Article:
The highlighted studies are preliminary but their findings suggest more reasons for pregnant women to consume foods rich in omega-3 or to take fish oil supplements. It seems possible that families with a history of breast cancer could benefit significantly from consuming omega-3 fatty acids while pregnant and nursing. Families who have experienced a sick newborn will nonetheless be happy to possibly reduce the duration of symptoms in future babies.

Are you making sure to get omega-3 fatty acids in your diet?

Research links diet during pregnancy to breast cancer risk reduction in female offspring [Eurekalert}
Fish Oil During Pregnancy Fights Colds Among Newborns [Time]

Wednesday, August 03, 2011

Best of the Web: Pregnancy and Parenting News

Marla Sokoloff Is Going To Be A Mommy! [CelebrityBabyScoop]

 Not our parents' divorce [TheWeek]

Photos of Lauryn Hill's Baby Boy Revealed [PopCrush]

World record breastfeeding attempt [Voxy]

Isn't A Baby Supposed To Cramp Your Style? [Jezebel]

A tablet computer for babies? [LATimes]

100 Best Children's Books [Babble]

WA leads nation in parents opting out of vaccines [SeattlePI]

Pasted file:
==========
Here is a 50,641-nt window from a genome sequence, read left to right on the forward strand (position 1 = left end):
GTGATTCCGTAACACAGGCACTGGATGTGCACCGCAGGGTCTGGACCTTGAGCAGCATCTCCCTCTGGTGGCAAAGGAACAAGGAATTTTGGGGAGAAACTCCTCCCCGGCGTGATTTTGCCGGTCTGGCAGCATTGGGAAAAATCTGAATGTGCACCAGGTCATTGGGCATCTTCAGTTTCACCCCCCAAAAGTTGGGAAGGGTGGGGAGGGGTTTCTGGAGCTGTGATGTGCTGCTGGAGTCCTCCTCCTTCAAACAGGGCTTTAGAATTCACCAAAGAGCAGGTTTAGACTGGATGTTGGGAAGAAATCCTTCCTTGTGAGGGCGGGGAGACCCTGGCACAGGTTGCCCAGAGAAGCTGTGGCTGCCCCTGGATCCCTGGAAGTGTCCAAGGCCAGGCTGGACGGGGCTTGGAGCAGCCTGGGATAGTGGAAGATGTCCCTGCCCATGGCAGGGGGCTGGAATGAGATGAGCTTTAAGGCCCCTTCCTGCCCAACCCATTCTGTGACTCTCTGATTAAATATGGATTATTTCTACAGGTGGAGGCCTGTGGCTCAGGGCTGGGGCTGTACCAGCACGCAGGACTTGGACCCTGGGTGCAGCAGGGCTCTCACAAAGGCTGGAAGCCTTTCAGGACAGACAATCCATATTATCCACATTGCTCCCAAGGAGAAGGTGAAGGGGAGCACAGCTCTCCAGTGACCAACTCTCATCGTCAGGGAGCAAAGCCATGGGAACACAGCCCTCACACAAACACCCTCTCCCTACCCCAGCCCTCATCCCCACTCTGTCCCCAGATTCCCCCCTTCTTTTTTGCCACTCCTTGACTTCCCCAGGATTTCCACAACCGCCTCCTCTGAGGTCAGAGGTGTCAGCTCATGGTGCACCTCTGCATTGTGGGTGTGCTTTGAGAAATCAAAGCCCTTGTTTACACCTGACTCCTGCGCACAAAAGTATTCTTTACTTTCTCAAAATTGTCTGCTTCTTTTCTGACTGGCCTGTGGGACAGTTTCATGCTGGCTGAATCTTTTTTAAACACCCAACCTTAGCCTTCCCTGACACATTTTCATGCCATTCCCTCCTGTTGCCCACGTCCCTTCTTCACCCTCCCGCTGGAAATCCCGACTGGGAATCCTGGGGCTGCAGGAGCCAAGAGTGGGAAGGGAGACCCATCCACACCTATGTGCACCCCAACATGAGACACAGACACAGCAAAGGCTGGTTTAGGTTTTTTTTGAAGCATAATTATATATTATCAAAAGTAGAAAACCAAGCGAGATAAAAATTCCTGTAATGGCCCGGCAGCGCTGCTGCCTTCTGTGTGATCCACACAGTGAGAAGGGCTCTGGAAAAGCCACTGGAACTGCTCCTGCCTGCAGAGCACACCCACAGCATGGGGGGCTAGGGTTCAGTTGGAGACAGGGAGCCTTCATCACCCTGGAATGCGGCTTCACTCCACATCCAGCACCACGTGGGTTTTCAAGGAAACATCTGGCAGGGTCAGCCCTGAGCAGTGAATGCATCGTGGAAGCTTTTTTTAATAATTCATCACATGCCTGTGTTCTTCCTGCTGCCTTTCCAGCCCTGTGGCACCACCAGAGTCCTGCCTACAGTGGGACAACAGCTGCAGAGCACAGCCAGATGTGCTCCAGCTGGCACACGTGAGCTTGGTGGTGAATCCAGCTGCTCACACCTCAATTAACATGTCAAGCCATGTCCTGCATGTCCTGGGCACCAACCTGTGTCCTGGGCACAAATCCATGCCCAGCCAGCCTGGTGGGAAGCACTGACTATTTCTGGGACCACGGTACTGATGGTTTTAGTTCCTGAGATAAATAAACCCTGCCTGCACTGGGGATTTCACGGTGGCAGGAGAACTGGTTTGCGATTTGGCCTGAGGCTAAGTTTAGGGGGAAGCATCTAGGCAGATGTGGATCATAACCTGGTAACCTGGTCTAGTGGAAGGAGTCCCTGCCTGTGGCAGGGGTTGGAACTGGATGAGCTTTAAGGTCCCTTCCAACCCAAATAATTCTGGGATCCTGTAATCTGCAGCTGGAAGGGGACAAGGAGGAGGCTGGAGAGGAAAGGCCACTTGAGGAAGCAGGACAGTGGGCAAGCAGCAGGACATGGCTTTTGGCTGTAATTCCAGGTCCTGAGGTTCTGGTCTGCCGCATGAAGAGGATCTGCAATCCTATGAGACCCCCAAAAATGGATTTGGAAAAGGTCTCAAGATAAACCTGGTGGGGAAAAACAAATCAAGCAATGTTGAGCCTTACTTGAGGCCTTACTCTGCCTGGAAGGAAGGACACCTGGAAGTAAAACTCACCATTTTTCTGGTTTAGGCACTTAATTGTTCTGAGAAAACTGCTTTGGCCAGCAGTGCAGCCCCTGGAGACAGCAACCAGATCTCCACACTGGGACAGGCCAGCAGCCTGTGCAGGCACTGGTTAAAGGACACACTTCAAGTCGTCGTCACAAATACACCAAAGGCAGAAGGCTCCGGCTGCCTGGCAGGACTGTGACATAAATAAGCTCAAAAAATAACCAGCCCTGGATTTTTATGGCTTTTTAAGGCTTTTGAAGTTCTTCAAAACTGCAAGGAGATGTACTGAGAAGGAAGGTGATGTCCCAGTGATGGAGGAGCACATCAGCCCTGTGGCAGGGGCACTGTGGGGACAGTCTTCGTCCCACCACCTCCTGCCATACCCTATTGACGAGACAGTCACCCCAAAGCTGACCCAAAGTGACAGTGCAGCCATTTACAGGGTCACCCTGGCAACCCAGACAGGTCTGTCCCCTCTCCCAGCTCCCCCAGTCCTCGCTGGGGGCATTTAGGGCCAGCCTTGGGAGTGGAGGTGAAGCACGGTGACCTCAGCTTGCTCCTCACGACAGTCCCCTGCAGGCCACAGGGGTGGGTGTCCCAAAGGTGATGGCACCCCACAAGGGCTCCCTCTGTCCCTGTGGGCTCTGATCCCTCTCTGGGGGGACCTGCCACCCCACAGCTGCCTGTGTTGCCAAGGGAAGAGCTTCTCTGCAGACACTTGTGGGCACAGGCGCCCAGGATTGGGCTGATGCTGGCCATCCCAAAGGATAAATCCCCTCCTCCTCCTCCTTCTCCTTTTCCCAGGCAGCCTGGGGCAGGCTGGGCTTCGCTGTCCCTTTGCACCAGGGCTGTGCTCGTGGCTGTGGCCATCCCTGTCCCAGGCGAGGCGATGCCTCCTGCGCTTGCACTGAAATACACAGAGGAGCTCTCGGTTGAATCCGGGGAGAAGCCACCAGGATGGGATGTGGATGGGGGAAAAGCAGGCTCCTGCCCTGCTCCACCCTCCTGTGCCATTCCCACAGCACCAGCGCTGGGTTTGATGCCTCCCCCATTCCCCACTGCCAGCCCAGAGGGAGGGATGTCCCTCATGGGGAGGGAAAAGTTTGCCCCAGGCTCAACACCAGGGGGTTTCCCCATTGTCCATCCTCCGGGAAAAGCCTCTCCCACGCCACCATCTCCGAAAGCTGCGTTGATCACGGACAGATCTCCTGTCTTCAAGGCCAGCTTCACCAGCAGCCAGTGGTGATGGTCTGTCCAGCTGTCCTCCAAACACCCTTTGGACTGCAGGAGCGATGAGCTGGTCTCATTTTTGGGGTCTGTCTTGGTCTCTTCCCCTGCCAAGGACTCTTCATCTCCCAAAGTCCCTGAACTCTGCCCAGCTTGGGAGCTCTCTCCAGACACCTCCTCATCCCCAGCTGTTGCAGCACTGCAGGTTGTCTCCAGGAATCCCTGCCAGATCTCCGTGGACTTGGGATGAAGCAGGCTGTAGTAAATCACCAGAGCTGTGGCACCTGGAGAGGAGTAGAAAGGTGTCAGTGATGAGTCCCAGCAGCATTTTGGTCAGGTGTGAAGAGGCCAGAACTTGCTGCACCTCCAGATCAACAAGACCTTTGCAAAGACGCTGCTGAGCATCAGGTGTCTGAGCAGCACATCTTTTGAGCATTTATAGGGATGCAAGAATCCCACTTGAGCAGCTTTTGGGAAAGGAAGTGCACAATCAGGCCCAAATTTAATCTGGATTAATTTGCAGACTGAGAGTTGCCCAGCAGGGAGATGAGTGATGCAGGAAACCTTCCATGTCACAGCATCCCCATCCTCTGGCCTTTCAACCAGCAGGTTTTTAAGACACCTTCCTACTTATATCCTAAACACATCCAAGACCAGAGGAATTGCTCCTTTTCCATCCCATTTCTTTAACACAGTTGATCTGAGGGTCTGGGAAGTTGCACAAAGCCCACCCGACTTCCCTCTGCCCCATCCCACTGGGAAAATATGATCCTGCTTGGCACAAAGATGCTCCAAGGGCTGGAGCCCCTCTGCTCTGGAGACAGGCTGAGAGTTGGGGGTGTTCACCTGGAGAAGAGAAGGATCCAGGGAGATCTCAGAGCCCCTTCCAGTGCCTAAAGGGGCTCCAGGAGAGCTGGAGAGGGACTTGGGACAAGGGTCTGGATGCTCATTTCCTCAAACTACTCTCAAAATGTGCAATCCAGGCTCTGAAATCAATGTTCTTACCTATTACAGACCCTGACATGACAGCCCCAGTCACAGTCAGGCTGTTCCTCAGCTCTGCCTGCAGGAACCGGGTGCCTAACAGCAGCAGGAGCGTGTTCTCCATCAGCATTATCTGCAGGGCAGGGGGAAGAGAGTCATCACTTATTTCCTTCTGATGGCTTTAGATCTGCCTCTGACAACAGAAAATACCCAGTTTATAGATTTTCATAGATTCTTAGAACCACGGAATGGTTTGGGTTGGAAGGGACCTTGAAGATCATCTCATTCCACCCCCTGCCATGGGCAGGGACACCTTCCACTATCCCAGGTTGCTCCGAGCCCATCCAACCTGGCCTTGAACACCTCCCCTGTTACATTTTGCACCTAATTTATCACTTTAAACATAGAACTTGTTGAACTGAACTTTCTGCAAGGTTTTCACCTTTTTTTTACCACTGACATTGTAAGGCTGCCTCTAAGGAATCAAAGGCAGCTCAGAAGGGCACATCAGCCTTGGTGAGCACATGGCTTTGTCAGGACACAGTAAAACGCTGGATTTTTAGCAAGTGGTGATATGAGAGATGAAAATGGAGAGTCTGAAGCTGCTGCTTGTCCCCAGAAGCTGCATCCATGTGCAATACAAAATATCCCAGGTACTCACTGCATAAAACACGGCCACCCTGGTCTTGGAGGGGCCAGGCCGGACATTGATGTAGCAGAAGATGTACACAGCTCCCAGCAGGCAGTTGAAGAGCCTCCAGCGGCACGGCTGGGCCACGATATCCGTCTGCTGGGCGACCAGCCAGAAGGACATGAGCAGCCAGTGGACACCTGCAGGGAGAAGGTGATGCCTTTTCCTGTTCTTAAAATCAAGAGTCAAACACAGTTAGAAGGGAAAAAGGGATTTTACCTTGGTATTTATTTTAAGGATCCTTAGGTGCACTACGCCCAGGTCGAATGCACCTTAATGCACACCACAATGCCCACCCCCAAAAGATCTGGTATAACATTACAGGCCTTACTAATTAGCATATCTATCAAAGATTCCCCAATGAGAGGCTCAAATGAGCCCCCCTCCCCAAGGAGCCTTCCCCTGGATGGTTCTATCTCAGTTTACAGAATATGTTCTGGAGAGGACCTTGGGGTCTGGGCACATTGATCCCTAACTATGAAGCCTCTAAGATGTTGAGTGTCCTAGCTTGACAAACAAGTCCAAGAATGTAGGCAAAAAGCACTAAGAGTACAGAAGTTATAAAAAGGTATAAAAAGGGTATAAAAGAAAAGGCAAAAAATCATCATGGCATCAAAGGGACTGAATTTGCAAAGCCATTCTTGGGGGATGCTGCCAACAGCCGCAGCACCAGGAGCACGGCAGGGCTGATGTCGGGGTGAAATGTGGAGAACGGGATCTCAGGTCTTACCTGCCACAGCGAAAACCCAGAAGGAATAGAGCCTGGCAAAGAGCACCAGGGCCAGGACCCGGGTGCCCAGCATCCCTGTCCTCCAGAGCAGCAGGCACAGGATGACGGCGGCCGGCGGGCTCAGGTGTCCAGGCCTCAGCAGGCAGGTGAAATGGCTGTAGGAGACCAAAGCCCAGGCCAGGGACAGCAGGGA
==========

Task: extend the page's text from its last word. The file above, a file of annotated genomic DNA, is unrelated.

Fantasia Announces Her Pregnancy on Stage [People]

Facebook adds pregnancy status to profiles [CBS]

Woman Goes Into Labor, Finishes Bar Exam Anyway [Jezebel]

Babies Get Too Much Salt from Cow's Milk and Processed Foods

Giving a baby cow's milk before he reaches the age of one is not recommended by the American Academy of Pediatrics, because it does not meet all of his nutritional needs. A new study lends more reason to avoid the creamy white stuff before a child reaches a year old - a high salt content. Babies don't need much salt in their diet, but experts are saying that many babies are getting an extra load of salt from cow's milk and processed foods.

Researchers have uncovered a surprising statistic: cow’s milk contains four times as much salt as breast milk. They say that a baby consuming 25 fluid ounces of cow’s milk is receiving 385mg of salt, which is nearly half the recommended maximum. Babies under one year old should consume less than one gram of salt per day. The researchers also discovered that babies ingesting cow’s milk were more likely to be eating processed foods, which tend to contain copious amounts of salt as well.

Eating too much salt puts organs under stress and can cause a lifetime of health problems. Children in particular experience more stress on their kidneys from a diet high in salt. High salt diets contribute to high blood pressure, which can lead to heart disease, kidney failure and stroke. Plus, babies fed a salty diet tend to pursue salty foods for life.